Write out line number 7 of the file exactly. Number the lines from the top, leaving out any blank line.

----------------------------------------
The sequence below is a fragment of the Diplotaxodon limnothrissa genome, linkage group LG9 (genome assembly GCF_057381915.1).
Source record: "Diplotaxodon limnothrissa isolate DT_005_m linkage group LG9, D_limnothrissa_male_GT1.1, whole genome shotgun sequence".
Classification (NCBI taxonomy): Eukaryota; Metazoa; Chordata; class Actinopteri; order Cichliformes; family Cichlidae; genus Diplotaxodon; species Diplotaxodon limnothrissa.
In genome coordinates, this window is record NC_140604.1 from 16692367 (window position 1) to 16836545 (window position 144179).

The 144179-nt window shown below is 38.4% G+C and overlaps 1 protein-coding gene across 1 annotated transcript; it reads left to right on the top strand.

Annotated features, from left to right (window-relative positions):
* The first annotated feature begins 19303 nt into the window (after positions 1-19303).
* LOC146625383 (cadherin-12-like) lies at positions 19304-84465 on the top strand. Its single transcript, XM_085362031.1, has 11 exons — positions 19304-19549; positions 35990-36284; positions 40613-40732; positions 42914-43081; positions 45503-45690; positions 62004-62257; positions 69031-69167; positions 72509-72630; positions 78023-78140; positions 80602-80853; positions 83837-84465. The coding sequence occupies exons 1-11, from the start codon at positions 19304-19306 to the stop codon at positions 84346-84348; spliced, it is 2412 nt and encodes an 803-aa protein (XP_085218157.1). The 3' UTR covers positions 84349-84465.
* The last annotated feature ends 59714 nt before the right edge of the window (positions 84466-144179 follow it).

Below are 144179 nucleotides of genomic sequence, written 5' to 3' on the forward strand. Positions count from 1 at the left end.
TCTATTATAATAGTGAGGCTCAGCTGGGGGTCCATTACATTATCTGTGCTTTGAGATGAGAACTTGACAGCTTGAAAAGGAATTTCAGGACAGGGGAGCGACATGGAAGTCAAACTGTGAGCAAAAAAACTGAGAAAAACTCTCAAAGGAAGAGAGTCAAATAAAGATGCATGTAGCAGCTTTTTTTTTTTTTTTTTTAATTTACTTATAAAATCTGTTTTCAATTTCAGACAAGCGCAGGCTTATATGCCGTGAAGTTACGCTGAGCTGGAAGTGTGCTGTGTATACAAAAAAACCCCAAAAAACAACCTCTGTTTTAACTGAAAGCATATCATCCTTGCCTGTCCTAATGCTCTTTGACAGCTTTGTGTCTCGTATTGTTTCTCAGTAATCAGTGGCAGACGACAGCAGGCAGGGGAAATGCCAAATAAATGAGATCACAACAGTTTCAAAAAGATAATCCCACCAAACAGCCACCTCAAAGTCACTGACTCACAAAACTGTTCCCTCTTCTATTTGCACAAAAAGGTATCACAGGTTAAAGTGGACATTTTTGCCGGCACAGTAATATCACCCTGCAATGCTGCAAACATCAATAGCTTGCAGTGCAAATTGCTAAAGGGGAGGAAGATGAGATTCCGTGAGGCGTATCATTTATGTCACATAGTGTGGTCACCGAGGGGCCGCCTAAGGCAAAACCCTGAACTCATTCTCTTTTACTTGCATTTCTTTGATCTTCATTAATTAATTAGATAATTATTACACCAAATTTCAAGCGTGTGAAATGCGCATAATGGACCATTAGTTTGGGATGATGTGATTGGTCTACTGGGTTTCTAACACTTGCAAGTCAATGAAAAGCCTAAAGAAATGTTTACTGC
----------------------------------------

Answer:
* The first annotated feature begins 19303 nt into the window (after positions 1-19303).